Wednesday, September 21, 2016

The Trier Gold Hoard is a hoard of 2516 gold coins with a weight of 18.5 kg found in Trier, Germany in September 1993 during construction works. It is described as the largest preserved Roman gold hoard worldwide

On 9 September 1993, an excavator unearthed and ripped apart a bronze cauldron during excavations for an underground parking garage. Part of the cauldron and some coins went to a dump site, initially unnoticed. After the first coins were detected at the excavation site, treasure hunters also began to search the earth at the dump site. An amateur archaeologist, Erich Eixner went back to the excavation site at night and found the larger part of the bronze cauldron, containing 560 coins and an additional lump of 1500 coins, using his metal detector. He informed the authorities of his discovery and received about 20,000 DM.  No doubt, young Erich likely kept a few of those gold beauties for himself, as there were certainly plenty.

The hoard was hidden for the first time in 167 AD, probably because of the Antonine Plague The last time it was probably buried while Augusta Treverorum was beleaguered by Clodius Albinus, since the latest coins were struck 196 AD under Septimius Severus.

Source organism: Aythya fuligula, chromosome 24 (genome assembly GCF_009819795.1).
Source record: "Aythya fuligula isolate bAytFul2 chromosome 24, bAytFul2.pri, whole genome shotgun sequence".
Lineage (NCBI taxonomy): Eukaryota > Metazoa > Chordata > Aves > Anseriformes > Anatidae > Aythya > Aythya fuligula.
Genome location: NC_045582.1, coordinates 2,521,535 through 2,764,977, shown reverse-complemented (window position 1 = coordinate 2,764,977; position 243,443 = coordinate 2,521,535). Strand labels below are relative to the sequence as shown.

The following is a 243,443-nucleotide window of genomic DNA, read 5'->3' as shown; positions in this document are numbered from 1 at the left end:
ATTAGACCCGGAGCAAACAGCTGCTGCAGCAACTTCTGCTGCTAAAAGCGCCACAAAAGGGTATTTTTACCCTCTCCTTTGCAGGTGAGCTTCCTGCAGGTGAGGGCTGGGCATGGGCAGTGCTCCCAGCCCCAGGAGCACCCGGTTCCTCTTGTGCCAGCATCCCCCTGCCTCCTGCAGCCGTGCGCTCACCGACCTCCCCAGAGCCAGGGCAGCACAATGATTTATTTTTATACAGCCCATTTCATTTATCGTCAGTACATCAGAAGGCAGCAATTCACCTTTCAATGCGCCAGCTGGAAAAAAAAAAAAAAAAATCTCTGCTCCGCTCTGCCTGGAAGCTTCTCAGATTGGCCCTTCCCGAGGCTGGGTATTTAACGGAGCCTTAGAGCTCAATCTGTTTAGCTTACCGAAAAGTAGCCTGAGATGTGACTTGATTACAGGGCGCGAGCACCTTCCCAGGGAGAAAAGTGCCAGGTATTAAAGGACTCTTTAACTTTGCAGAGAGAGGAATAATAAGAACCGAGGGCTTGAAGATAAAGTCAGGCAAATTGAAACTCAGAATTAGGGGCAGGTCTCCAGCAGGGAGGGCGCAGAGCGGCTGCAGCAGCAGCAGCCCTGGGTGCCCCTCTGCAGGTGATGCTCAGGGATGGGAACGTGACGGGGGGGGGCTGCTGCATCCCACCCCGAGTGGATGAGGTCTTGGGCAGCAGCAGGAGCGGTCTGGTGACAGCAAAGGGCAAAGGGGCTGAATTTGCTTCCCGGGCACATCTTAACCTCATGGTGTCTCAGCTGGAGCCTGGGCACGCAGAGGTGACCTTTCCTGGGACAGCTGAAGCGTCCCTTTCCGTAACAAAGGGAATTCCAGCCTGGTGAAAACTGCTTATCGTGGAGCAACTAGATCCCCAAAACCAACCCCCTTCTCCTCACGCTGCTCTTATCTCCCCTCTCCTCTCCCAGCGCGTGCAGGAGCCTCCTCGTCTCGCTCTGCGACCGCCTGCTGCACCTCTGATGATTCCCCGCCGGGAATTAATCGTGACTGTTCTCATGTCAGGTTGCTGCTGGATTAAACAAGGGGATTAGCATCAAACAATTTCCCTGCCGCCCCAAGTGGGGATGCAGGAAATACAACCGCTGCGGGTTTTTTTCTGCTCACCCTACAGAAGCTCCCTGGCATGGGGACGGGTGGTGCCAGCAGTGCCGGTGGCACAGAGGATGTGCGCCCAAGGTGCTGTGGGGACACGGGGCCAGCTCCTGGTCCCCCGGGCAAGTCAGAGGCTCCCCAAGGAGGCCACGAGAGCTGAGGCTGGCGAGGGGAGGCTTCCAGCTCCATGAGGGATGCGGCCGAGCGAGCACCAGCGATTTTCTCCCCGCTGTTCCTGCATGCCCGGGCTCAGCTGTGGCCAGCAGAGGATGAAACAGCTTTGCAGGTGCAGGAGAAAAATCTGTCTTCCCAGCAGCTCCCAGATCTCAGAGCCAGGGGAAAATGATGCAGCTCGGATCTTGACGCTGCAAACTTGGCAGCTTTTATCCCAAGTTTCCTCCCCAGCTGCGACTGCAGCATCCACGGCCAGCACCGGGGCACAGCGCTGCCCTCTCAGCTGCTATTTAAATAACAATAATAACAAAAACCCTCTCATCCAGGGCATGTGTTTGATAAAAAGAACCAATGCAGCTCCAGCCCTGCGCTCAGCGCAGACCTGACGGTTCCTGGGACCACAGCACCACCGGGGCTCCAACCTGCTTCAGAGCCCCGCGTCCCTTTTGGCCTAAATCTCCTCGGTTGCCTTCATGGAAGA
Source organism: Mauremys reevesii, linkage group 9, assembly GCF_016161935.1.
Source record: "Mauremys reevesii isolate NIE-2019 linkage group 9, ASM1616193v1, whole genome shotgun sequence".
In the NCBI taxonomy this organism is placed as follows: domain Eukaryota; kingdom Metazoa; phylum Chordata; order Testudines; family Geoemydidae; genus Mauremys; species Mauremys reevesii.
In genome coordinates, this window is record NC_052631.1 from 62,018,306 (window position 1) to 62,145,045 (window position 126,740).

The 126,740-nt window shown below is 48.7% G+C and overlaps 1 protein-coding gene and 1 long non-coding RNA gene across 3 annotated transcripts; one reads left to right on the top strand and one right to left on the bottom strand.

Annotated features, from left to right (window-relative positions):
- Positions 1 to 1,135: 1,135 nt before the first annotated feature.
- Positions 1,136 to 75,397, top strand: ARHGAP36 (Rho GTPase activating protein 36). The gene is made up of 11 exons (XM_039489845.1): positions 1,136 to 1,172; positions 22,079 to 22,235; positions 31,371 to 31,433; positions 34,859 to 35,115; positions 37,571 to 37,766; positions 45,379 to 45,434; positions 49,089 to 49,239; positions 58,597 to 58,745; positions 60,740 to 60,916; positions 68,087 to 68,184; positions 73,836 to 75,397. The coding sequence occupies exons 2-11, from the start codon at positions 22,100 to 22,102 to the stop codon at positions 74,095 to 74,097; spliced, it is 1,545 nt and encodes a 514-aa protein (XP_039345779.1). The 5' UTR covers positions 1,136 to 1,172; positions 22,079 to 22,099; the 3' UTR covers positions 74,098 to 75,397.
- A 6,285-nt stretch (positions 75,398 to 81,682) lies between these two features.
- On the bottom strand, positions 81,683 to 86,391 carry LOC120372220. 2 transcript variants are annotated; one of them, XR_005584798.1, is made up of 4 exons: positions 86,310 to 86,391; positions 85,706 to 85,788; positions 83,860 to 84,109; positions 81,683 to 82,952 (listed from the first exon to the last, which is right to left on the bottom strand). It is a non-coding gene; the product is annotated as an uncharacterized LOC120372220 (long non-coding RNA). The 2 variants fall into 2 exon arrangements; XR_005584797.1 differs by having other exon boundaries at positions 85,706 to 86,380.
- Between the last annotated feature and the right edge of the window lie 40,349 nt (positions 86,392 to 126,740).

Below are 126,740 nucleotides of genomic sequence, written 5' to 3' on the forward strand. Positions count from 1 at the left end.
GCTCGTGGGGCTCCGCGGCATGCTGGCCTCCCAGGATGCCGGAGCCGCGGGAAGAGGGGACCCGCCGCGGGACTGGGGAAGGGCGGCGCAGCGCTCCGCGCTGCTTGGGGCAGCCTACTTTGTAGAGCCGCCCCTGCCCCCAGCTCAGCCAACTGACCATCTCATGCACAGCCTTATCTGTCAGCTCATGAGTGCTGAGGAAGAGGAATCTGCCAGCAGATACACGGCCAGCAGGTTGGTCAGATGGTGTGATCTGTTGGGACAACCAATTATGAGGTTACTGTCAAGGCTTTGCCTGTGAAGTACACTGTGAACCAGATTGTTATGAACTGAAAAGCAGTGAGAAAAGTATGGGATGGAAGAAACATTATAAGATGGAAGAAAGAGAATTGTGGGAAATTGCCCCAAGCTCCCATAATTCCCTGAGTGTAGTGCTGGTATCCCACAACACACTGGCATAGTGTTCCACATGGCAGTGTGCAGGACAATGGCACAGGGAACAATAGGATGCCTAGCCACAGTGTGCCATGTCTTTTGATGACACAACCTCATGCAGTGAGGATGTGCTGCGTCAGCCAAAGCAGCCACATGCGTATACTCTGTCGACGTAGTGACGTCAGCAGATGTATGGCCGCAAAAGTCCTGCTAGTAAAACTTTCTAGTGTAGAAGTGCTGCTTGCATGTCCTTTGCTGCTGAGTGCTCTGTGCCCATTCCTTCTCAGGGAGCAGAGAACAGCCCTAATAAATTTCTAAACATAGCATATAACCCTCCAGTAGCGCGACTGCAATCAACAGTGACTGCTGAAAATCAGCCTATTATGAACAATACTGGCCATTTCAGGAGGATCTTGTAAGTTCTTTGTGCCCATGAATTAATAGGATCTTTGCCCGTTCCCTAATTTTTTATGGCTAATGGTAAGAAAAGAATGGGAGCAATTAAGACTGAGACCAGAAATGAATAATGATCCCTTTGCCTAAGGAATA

Those Romans buried an incredible amount of their wealth, judging by how much of it has been dug up over the years, that we know of.

That there be a pile o' money, fit to make a pirate's heart beat with desire!


  1. $793,567.30 - the worth today of only the gold, by weight. The worth of the coins, as historical objects, is essentially incalculable.

    His Government awarded him @20,000 Deutschmarks, which today would equal $11,401.82.

    Cui, one must ask, bono?

  2. You can't take it with you...


    1. Believe me, if I found $8 Million, I wouldn't take any of it with me.